Recently, in the midst of a discussion with my wife, Kelly, about our son’s education, she asked me a good question. It made me reflect on things I’ve thought about before but hadn’t stopped to ponder in a while. What was the question?
What is your vision for Owen?
Great question! Actually, it’s a vital question for Kelly and me; it’s vital for any fallible man or woman who endeavors to raise a malleable young soul. Have you considered the question lately in your own parenting?
First, what is vision? Quite simply, vision is a compelling picture of a preferred future. (I’m sure I owe credit to someone much smarter to me for that definition.) Vision is more actionable than a dream. It precedes goals. It provides clarity when confusion threatens. It sustains hope when difficulties arise. It keeps the focus on the best things when good things come knocking. It motivates you when you feel lazy. It holds you accountable when you stray. Vision matters.
Four components of visionary parenting
So, what’s my vision for Owen? Let me summarize by suggesting a few things any Christian parent ought to consider the primary components of their vision:
1. I want him to love his Savior with his whole heart.
The most important vision any parent can have for a child is for that child to develop a faith that is his or her own. Everything else pales in comparison. Jesus said this was the most important commandment: “You must love the Lord your God with all your heart, all your soul, and all your mind,” (Matthew 22:37). And, there’s no more compelling vision for me than that love taking root in my son’s heart.
2. I want him live a life of service.
The second greatest commandment, equally important to the first according to Jesus, is to “Love your neighbor as yourself,” (Matthew 22:38). My vision for Owen is that he look to others’ needs and that he’d be the type of person who takes appropriate action to meet them.
3. I want him to love the Church Christ died to redeem.
The Church is not perfect. But, it’s still Christ’s Bride. He instituted the Church. The Spirit empowers the Church. And, the local Church is God’s instrument for redeeming a world full of souls who need him. I would love nothing more than for my son—no matter what he chooses as a profession—to view it as his mission to give his best to build the Church and, as a result, the Kingdom.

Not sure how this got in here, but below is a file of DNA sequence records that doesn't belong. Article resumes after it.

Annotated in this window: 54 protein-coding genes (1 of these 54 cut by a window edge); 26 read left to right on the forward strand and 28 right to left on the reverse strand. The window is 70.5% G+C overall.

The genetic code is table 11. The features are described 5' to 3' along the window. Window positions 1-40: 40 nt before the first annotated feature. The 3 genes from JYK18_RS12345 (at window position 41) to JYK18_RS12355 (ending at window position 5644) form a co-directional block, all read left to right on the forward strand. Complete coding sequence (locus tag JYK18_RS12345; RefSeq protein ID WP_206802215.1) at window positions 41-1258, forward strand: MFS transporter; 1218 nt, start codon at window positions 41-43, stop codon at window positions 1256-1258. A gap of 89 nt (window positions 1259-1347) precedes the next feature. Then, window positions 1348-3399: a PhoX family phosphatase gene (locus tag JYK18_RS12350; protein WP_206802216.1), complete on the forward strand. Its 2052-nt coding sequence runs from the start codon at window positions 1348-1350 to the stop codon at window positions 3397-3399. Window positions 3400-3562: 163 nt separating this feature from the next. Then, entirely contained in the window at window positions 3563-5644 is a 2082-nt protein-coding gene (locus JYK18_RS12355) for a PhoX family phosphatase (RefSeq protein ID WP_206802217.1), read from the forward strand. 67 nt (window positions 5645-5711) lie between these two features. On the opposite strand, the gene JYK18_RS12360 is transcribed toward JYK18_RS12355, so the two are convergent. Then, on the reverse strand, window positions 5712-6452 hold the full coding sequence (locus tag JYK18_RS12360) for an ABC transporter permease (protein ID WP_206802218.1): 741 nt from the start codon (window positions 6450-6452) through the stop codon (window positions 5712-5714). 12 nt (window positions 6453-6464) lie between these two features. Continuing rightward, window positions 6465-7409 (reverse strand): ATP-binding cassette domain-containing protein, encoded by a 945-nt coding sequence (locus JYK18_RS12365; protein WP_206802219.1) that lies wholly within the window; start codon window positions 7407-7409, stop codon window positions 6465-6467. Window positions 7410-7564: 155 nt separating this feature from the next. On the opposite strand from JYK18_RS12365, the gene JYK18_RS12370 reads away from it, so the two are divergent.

4. I want him to be marked by generosity.
Generosity flows from a heart marked by gratitude. And, even in a what’s-in-it-for-me culture, true gratitude and generosity do exist and are attainable. I want Owen to be a man who recognizes the grace he’s been given, the provision that is all around him, the richness of the world in which he lives, the wonder of the relationships he experiences. Then, I want that gratitude to bubble up and overflow in great generosity.
That’s it. If he gets straight As, great! If he is awarded a scholarship to a university, play ball! If he can shred on the guitar, rock on! If he can be a chef at a five-star restaurant, gravy! Those would all be fun things but neither they—nor any other lesser thing—can never be my (or his) vision for his life. They cannot be the primary path down which I point (or push) him.
I have to teach him—no I have to lead him by the power of my example—onto the path of faith. Do I love Jesus? Am I serving others? Do I invest in the church? Am I a sacrificial giver? It’s my most important job as a parent to live and teach this vision. And, Christian parent, let that vision motivate you as well. God will take care of the rest.